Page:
Honor your thoughts and feelings as they come up. She suggests journaling as a great way to process your emotions. It can serve as a personal safe space and way to reflect on your growth as time passes.
Onyema also recommends picking up old hobbies and doing things you used to love.
“Use your newfound time to focus on things that build your confidence and help you regain emotional balance. You deserve it,” she says.
Repeat healing affirmations
Gross says to keep reminding yourself that the abuse was never your fault: “If you have to set an alarm on your phone or write it on a Post-It note, do it.”
“It can be hard not to look back on your past relationship with rose-colored glasses, or you may feel like you miss your ex-partner, but keep in mind that you’re strong, and you’ll get through it,” adds Onyema. “Remember that everyone — including you — deserves a healthy relationship where they feel loved, respected, and valued.”
Educate yourself about abuse
No matter where you are in your journey, learning about abuse can prevent you from entering similar situations in the future.
Gross recommends learning about:
- signs of abuse
- why people fall in love with abusive partners
- reasons people stay in ‘unhealthy’ relationships
- potential barriers to leaving
- how abuse shows up in different areas of life
“When everyone has a better understanding and knowledge of how intimate partner violence works, then we can remove the stigma and get the support and services needed for survivors and perpetrators,” she says.
Build a strong support system
You don’t have to do this alone. Receiving support can help you feel stronger and more connected during the healing process.
“A great support system can include family, friends, a therapist, coach, personal trainer, [and] support group,” says Gross.
Oftentimes, Onyema says someone in an abusive relationship can be isolated from friends and family. “It’s good to reconnect with them. [They] can emotionally support you, build up your sense of self, and offer a counter to some of the doubts or negative thoughts we can have about ourselves after a breakup.”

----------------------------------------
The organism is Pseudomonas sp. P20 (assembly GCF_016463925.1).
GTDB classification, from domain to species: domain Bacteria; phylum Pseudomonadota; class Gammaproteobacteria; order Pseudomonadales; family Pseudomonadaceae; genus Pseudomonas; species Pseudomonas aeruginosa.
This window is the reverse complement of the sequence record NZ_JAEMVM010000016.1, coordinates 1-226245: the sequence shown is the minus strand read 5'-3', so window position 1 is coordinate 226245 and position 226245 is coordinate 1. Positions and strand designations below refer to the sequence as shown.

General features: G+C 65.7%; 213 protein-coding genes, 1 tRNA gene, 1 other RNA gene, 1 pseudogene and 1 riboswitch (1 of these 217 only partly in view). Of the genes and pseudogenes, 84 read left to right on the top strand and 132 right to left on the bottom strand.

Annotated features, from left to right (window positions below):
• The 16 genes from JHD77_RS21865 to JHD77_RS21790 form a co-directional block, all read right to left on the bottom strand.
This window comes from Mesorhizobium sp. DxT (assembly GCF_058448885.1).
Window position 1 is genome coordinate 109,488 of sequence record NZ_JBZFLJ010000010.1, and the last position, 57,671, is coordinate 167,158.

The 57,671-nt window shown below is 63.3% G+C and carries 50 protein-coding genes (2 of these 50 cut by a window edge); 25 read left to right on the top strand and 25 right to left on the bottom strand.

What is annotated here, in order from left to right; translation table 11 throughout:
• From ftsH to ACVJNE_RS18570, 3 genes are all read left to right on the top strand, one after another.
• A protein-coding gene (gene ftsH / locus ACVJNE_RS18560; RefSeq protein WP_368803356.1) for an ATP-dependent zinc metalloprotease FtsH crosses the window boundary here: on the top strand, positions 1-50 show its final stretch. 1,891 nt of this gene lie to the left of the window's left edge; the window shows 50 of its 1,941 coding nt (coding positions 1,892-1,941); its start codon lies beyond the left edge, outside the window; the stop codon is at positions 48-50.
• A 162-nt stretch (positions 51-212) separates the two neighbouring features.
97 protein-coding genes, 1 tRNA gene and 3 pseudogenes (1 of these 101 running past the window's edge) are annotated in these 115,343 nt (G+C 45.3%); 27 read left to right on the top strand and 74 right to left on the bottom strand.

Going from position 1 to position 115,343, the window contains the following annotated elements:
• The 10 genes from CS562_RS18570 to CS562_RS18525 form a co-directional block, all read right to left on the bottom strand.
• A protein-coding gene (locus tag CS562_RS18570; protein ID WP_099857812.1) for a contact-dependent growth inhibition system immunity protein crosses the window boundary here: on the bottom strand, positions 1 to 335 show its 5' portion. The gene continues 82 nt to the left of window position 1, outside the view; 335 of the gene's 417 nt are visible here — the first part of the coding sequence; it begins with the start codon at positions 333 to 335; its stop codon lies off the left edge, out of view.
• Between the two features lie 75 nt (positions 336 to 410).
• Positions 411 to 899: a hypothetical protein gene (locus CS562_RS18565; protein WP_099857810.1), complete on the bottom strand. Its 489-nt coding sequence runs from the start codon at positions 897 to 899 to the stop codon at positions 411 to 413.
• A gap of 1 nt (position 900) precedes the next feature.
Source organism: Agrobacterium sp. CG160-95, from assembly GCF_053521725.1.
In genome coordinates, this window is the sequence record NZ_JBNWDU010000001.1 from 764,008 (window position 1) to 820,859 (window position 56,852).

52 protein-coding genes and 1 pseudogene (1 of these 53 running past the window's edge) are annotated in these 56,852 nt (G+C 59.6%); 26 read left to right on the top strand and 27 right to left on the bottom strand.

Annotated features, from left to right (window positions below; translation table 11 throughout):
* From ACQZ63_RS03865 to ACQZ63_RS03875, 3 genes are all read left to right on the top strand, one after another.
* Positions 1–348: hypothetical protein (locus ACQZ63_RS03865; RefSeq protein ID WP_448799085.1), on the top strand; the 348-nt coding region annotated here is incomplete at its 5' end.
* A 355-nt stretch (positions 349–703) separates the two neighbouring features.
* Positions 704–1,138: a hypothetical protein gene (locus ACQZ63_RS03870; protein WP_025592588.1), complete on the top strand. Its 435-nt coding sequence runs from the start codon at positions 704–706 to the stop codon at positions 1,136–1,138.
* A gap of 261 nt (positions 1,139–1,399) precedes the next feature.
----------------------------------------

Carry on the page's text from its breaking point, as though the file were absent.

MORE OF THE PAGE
Ask for help
Consider seeing a therapist or mental health professional. Therapy can teach you helpful skills for coping after an abusive relationship and offer further support during the recovery process.
Other support resources are available, including:
- domestic violence hotlines
- organizations like One Love
- events and programs for survivors
- connecting with other survivors through support groups
“Don’t let shame or embarrassment stop you from getting your needs met,” reminds Gross, who suggests tapping into every resource you can.
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There’s no solid answer as to how long it takes to heal after any type of abusive relationship. But creating a safety plan, practicing self-love, seeing a therapist, setting boundaries, joining support groups, and seeking additional resources can bring you relief.
“Breakups aren’t easy. Be patient and kind to yourself, as there’s no ‘right way’ to heal,” Onyema says. Healing is possible, though, and you will feel stronger in time.
You’re a survivor, and help is readily available whenever you want or need it.
“You made the first brave step — you decided to leave,” she reminds. “And as you continue to center yourself, you’re healing in big and small ways every step of the way.”